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YogSeYogya..HOW YOGA TRAINING ENABLED A LITTLE GIRL TO STAND ON HER FEET?Who knew that just yoga training could empower a little girl to aspire and achieve what she had never dreamt of? A government school student, daughter to a BPL family with father as a daily wage worker goes on to become a champion, exemplifying the unrealistic paradigm of hope for hundreds like her. Such is the story of K. Srujana Pujitha studying in Government Residential School in the small village of Thanam, located in Andhra Pradesh.A narrative of hope and aspiration, the acceleration to her untouched talent has been the protagonist of this success story. An academically average student, with reasonable health but minimal expectations, made her maiden encounter with yoga in 2016. Despite Pujitha’s interest in the form, for a long time she couldn’t find an avenue to exercise it. Studying in a residency school, her inadequate outdoor exposure couldn’t translate her interest into aspiration.A certified yoga trainer engaged by NTPC Simhadri changed the narrative for her uninspired tale. She began training regularly and diligently. With discipline in action and precision in training, her energy and aptitude were accurately channelized in the direction for excellence. She began learning at the age of 10 and in 3 years now stands at the brink of a national feat that will secure her future. Provision of aids and financial assistance further gave the liberty to experience uninterrupted guidance and development that otherwise stood as hurdles. Having developed much affinity for the practice, yoga soon became an indivisible element of her life. Internalizing the art, her academic and health quotients saw a positive leap. With increasing appetites, stamina and greater concentration, she was elated to express how she is now a top ranker in her class. From securing the silver medal in Nellore State Level Competition in 2018, to a gold in Karnool State Level in 2019 and bronze in Visakhapatnam District Level, she became the first girl in her district to ever be selected for an International Yoga Event conducted in Chandigarh in 2018. With a league of achievements tailing her, she is undergoing relentless training for an imminent national victory, one that will assure her a government job in the future and absolute financial stability for her entire family. And it is her skills, carved with meticulous training guiding her and her family to a long-term secured sustenance.As daily wage workers, her parents identify themselves with her accomplishments and gleam with pride and sentiments witnessing unfamiliar contentment. Despite financial constraints limiting their scope to be live spectators to her shows, they derive immense pleasure in having their daughter travel the country for her competitions and express immense gratitude to NTPC for creating such financial possibility. More so, ambition actualization has led them to involving their younger daughter in the art as well. What she has led is not a solitary tale of unexpected accomplishment but a domino of aspiration and excellence. Such ray of possibility for a girl from that community is a sturdy pillar for many to build their hopes on. With pouncing success, now over 4000 students are under the mentorship of Shri. Ch Anjaneyulu with an overwhelming response. Multiple students have been regularly acing the performances at District and State Level Competitions and participating in national level as well. Clearing the path for countless dreams to be realized, NTPC Simhadri has been sponsoring yoga suits, equipments, mats, travel expenditure and most significantly ensuring uninterrupted commendable training to school students across multiple villages in Parawada Mandal. NTPC CSR support has propelled an undiscovered purpose for thousands of girls who from being regular students have become advocates of art and discipline, and empowered individuals who will have the confidence to pursue what seemed like a distant dream in all spheres of life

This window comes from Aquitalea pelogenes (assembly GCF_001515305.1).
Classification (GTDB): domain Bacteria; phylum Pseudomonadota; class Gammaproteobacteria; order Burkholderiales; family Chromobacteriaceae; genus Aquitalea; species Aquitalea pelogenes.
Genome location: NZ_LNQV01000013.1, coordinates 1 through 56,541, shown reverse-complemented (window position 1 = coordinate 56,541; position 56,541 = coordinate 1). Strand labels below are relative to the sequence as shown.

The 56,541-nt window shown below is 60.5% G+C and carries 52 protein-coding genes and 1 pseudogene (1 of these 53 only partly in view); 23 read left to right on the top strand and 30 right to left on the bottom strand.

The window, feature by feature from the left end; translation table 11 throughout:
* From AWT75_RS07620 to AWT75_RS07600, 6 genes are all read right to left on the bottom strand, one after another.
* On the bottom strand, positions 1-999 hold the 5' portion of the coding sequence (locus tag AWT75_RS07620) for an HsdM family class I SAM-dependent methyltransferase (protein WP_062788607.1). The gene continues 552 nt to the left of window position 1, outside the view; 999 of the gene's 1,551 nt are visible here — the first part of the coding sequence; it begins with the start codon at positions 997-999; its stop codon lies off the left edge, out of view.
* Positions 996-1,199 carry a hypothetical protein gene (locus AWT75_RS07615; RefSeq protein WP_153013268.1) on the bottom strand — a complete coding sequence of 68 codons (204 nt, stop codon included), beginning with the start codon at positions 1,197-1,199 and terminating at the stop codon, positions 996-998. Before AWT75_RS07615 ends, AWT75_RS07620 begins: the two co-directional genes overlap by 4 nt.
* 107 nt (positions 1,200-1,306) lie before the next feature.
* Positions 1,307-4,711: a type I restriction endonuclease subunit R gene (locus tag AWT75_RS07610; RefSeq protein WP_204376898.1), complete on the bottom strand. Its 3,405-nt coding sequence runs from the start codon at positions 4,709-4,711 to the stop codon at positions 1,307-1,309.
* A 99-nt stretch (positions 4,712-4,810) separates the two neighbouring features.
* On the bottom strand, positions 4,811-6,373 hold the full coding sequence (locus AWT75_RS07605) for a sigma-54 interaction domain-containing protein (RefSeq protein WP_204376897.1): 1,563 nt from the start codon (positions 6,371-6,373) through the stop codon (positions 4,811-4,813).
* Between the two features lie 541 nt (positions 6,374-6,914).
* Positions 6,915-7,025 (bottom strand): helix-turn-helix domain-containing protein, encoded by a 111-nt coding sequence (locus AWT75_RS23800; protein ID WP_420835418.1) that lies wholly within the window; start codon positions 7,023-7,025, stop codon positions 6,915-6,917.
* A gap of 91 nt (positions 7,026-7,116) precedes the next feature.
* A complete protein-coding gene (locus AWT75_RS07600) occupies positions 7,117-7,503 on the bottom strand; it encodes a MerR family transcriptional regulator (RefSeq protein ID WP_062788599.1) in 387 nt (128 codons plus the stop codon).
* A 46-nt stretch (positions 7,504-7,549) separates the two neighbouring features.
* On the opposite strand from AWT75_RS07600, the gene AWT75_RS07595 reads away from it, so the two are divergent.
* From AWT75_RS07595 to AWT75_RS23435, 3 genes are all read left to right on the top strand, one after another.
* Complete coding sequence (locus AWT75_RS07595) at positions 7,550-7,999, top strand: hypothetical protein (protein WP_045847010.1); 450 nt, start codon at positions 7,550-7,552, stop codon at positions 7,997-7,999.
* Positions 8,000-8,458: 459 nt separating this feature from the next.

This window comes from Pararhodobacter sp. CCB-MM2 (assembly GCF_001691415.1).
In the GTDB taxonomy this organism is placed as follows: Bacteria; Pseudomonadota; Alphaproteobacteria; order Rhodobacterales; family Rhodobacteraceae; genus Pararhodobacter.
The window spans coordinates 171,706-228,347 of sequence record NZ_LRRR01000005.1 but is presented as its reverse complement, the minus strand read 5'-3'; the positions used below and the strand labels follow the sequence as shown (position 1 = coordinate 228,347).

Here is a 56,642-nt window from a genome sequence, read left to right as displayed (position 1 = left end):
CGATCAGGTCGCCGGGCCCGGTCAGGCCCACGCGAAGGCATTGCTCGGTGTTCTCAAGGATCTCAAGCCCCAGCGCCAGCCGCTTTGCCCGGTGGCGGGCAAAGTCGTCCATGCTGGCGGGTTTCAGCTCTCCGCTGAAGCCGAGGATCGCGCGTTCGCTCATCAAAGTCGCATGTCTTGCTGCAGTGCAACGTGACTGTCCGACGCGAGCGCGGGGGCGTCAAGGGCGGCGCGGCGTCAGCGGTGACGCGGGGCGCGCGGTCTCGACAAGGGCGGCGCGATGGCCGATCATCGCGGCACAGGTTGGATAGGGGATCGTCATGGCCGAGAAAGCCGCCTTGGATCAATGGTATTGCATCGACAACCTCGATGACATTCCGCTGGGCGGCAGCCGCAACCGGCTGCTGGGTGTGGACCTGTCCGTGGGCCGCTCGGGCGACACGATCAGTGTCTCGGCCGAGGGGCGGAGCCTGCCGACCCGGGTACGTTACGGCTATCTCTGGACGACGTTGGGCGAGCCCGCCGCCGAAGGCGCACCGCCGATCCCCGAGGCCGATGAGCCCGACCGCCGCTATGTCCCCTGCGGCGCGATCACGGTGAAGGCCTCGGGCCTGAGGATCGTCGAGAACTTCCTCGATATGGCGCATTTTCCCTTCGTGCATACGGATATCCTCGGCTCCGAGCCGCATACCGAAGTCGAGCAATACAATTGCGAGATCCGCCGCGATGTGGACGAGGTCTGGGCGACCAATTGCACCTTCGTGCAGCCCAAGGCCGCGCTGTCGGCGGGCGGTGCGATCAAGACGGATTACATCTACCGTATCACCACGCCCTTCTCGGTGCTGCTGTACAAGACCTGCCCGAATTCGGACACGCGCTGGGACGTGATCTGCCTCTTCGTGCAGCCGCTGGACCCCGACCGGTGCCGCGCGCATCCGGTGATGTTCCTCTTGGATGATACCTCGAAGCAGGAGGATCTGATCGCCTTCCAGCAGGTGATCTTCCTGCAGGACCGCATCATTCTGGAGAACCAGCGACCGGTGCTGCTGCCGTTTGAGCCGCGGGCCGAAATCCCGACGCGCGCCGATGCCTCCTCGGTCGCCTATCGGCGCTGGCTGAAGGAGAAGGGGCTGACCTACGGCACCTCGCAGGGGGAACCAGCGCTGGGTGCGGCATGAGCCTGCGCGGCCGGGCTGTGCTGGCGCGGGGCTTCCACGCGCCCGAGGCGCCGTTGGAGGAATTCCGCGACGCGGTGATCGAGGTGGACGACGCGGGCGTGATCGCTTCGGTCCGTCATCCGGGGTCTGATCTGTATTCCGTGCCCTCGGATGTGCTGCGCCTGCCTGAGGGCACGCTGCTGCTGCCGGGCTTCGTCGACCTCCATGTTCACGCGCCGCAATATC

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Making History Interesting, Engaging and Relevant in Schools

Our journey started after having a small discussion with an 8th grader who said, History is one subject that he hates but on the contrary he likes watching history-based movies, listening to stories of past and exploring monuments. We could relate to him as we had felt the same when we were in school. We felt there is a disconnect between what a child reads in books and what he/she experiences. To bridge this gap and make History Interesting and Experiential for students we came up with a history-curriculum based Theatre where we pick a theme from their history curriculum and make a theatre play around it. Since our foundation, we have done 6 plays for schools in Delhi-NCR.But making history interesting out of the classroom wasn’t enough. We wanted to take this impact to the classrooms so that it could be sustained. And we started using Drama-In-History -Education to build classroom sessions. This helped us catching student attention in the classroom and make this subject Engaging for students. Not just the in-class sessions but, engaging with the primary evidence of past which are well-preserved in the museums, helped them engage with their subject better.Still making history Interesting and Engaging wasn’t enough as there was this question of “Why study history ?” in minds of students. They used to ask us about the relevance of studying history which raised a lot of unanswered questions in our minds. We started our research to connect all these dots and worked around the “Thinking” that the study of history develops that doesn’t only define what’s significant to look into the past but also, ‘How’ to look at it. It talks about Evidence Vs Interpretations, Contextualisation, Multiple Perspectives, Changes and Continuities and forming Judgements. The thinking skills, which are highly relevant to resolve the matters of the present society. Hence, we started working with school students and teachers, developing these skills through research-based history projects. And it helped us achieving the third paradigm of making history Relevant in schools.With this thought of making history interesting, engaging and relevant we impacted 4000+ students from 20+ schools in Delhi-NCR. To scale the impact of this work we are reaching out to teachers through our teachers' training program.